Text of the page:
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Oakwood family recovering after double disaster
Community, West Hall athletes help out after storm takes man's life
West Hall High student-athletes clear brush from fallen trees from around an Oakwood home Wednesday afternoon. The group joined together to help Kevin and Sharon Combs after a recent storm dropped trees in their yard.

Donate to the Gofundme account for the Combs family

Woken by wind, Kevin Combs paced around his home in the small hours of April 5.

The Oakwood mechanic was alone that evening while outside a storm bent the trees around his property.

A new fear of storms had taken root in Combs, who two weeks earlier lost his son, 29-year-old Jason Lee Combs, to a falling tree.

A devoted member of the Church of Latter Day Saints, Jason Combs and his family had a habit of sitting together in a bedroom and singing hymns before bed, his father explained to the Times at his home on Wednesday. On March 21, Combs — who followed his father into mechanical work — was killed when strong winds took down a tree and sent it through the roof of his home in Winder.

His child was in his lap and suffered only scratches.

And on April 5, as he paced alone in his home for fear of falling trees, Kevin Combs heard a crack and the crunching of metal as trees on his lot began to come down.

“I heard this one fall and hit my truck, a big crunch,” Combs said, gesturing across his driveway to a stand of trees uphill, “and then at the same time the lights went out.”

The wind was strong enough to blow down two of the trees on his lot, one crushing his pickup truck and the other cutting power to the house.

Word of the incident spread through the Combs’ church, and it stirred an old friend of Jason Combs, Cade Burke, into action.

Burke grew up with Combs — the two became Eagle Scouts together and Burke even took Combs’ sister to their high school prom.

“He was an amazing person,” Burke said of Combs. “There wasn’t anything he wouldn’t do for somebody.”

So his friend began collecting donations from within the church and from friends of Combs, and in a few days had enough cash, some $3,000, to pay for removal of the downed trees from Kevin and Sharon Combs’ Covey Trail home.

On top of that, Sharon Combs works at West Hall High School, and shortly after the damage at their home the community within the school was talking about how to help the family.

At about 4:20 p.m. on Wednesday, a busload of West High boys pulled up to the Combs’ front yard. A couple dozen football players made short work of the logs, clearing most of the yard in about half an hour.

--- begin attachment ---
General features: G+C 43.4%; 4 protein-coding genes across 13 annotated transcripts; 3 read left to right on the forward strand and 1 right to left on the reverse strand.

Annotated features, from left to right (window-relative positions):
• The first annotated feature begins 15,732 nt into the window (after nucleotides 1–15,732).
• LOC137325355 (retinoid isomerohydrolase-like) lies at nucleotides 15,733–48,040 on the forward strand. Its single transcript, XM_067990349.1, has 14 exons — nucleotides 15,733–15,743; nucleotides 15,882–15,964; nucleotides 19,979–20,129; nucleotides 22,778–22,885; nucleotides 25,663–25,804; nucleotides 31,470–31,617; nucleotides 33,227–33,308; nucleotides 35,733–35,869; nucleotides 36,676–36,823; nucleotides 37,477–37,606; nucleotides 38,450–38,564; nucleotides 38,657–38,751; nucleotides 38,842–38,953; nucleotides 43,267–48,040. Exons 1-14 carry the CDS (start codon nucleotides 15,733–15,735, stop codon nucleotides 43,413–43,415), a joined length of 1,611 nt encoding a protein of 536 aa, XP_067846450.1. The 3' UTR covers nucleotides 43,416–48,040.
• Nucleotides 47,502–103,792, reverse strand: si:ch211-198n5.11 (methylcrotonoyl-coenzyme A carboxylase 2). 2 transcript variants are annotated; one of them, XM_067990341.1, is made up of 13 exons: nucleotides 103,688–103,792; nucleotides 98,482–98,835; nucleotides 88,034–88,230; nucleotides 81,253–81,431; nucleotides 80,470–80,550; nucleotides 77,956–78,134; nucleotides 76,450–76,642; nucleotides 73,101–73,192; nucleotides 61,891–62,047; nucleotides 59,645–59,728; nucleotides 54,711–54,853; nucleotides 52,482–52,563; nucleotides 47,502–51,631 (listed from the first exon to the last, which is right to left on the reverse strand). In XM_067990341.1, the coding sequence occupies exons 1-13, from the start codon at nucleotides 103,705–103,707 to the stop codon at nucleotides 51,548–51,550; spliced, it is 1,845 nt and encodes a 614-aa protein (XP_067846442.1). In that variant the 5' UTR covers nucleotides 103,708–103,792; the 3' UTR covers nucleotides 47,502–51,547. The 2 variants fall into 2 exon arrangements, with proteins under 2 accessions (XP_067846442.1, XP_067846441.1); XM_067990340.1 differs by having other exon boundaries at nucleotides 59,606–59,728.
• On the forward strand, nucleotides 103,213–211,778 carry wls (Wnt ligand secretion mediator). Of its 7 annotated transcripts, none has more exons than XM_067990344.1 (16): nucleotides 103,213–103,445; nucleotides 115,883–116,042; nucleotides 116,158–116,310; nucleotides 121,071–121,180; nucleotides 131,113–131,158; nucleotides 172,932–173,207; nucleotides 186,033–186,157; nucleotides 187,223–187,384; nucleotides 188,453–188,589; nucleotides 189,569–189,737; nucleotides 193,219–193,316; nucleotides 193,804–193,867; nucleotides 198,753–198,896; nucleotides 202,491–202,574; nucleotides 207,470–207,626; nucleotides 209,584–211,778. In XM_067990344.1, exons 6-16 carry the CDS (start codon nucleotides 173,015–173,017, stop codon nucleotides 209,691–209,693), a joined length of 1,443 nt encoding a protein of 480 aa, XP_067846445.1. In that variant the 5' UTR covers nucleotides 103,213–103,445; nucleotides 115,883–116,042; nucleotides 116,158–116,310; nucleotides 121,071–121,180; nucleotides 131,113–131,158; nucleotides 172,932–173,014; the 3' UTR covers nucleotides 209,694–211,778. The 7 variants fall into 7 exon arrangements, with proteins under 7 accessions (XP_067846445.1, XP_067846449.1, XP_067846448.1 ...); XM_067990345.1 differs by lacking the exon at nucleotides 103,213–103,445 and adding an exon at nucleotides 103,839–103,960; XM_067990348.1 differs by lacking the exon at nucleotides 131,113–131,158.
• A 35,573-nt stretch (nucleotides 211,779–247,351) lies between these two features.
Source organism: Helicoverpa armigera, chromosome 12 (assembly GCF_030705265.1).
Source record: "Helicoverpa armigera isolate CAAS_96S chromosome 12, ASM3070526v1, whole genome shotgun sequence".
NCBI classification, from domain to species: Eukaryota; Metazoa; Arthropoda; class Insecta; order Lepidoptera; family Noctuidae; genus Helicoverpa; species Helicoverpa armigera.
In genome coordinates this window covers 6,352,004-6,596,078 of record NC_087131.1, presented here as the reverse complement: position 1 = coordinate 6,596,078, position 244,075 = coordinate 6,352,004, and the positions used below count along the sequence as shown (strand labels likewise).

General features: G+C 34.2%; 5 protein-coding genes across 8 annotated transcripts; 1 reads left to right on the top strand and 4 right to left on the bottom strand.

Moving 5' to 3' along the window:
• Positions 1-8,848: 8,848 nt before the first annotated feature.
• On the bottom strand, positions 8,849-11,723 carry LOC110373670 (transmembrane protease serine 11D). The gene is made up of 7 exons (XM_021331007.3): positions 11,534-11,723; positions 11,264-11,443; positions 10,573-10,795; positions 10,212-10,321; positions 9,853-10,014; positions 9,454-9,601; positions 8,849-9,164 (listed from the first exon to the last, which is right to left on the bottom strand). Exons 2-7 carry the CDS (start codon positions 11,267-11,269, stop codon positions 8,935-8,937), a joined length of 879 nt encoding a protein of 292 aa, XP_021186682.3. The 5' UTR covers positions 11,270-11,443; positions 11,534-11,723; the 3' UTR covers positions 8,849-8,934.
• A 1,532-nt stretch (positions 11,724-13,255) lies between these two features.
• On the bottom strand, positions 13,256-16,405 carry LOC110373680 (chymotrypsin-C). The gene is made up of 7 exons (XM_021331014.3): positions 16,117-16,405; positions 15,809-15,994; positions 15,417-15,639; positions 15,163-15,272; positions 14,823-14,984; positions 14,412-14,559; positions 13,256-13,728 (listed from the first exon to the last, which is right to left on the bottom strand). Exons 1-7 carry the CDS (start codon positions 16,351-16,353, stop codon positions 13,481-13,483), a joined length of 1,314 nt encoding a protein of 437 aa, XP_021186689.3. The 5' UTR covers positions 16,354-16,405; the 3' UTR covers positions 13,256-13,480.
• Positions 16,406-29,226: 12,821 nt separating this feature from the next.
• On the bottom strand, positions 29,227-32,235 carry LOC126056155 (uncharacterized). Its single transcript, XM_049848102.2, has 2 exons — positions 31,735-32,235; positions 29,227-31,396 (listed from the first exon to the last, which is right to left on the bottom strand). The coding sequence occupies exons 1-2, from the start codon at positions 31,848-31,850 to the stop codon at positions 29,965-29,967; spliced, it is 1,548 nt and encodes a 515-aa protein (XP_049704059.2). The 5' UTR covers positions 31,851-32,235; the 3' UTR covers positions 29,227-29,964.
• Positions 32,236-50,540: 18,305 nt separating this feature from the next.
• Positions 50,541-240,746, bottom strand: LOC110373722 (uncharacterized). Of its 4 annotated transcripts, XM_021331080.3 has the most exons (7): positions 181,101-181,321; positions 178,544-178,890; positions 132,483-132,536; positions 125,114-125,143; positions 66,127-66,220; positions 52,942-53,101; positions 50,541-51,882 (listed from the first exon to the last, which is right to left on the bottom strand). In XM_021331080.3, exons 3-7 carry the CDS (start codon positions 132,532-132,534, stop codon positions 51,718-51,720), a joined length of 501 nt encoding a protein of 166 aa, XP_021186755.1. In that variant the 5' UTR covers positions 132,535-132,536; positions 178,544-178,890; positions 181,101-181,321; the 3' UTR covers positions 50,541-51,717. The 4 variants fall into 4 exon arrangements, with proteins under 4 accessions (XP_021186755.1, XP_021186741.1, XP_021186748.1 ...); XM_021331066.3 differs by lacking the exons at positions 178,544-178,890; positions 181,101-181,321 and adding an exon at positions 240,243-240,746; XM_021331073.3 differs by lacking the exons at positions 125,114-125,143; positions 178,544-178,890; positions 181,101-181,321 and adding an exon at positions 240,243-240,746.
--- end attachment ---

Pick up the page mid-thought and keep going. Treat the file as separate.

A few of the athletes — left guard Jackson Bartlett, running back Jeremiah Prather and cornerback Joshua Barnett — said they just wanted to help people in the West Hall community who needed it.

“This is part of the character-building that we try to do,” said offensive coordinator Krofton Montgomery. “On top of football, we’re trying to teach them to be men.”

Watching the boys work, smiles broke on the faces of both Kevin and Sharon Combs.

“I’m just so humbled,” Sharon Combs said. “I’m just in awe of all of the support we had.”

Community members have turned out in force for the family since the end of March, helping Jason Combs’ parents get their property back in order and raising tens of thousands of dollars for Combs’ survivors. As of Wednesday, 273 people had donated $21,870 for Combs’ memorial on a Gofundme page.

It’s been a horrific time for the family — for Kevin Combs, who lost not only a son but a “best friend,” he said, who helped him rebuild engines and vehicles.

“I don’t know how you get past it,” Combs said. “I’m still working on that.”

For Burke, he’ll remember Combs every time he gets in his pickup.

“That truck there was the last one he fixed,” gesturing to the pickup parked in front of the Combs’ garage. “I have my days, you know. Every time I get in that damn truck I get pissed off. It was the last one — we worked on it for six hours on Monday. I got the last quality time with this guy.”

But Combs’ memory also helps him through the bitterness.

“I know he wouldn’t want me to be upset,” Burke said. “With his demeanor and his attitude — just take it on the cheek and keep on going.”

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